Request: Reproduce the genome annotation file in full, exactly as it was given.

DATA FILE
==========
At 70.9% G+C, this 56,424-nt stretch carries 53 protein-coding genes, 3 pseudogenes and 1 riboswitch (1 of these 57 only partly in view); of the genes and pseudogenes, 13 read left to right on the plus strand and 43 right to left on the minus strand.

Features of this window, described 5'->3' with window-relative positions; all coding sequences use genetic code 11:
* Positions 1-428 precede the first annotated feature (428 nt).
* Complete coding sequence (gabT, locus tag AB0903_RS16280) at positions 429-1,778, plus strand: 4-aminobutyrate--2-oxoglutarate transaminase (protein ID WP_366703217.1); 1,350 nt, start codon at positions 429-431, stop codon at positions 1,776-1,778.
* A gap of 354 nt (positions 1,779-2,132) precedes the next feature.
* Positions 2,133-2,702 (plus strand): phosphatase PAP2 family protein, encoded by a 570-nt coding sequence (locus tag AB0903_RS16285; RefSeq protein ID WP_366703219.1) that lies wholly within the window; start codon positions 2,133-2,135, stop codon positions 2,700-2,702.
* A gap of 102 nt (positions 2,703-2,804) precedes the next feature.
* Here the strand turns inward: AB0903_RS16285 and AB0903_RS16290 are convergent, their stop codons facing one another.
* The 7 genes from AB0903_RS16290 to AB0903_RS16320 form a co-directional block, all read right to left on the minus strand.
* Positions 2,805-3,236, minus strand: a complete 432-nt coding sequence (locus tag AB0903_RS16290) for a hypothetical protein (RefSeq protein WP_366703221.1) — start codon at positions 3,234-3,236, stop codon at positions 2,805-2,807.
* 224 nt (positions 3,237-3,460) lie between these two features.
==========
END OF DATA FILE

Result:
At 70.9% G+C, this 56,424-nt stretch carries 53 protein-coding genes, 3 pseudogenes and 1 riboswitch (1 of these 57 only partly in view); of the genes and pseudogenes, 13 read left to right on the plus strand and 43 right to left on the minus strand.

Features of this window, described 5'->3' with window-relative positions; all coding sequences use genetic code 11:
* Positions 1-428 precede the first annotated feature (428 nt).
* Complete coding sequence (gabT, locus tag AB0903_RS16280) at positions 429-1,778, plus strand: 4-aminobutyrate--2-oxoglutarate transaminase (protein ID WP_366703217.1); 1,350 nt, start codon at positions 429-431, stop codon at positions 1,776-1,778.
* A gap of 354 nt (positions 1,779-2,132) precedes the next feature.
* Positions 2,133-2,702 (plus strand): phosphatase PAP2 family protein, encoded by a 570-nt coding sequence (locus tag AB0903_RS16285; RefSeq protein ID WP_366703219.1) that lies wholly within the window; start codon positions 2,133-2,135, stop codon positions 2,700-2,702.
* A gap of 102 nt (positions 2,703-2,804) precedes the next feature.
* Here the strand turns inward: AB0903_RS16285 and AB0903_RS16290 are convergent, their stop codons facing one another.
* The 7 genes from AB0903_RS16290 to AB0903_RS16320 form a co-directional block, all read right to left on the minus strand.
* Positions 2,805-3,236, minus strand: a complete 432-nt coding sequence (locus tag AB0903_RS16290) for a hypothetical protein (RefSeq protein WP_366703221.1) — start codon at positions 3,234-3,236, stop codon at positions 2,805-2,807.
* 224 nt (positions 3,237-3,460) lie between these two features.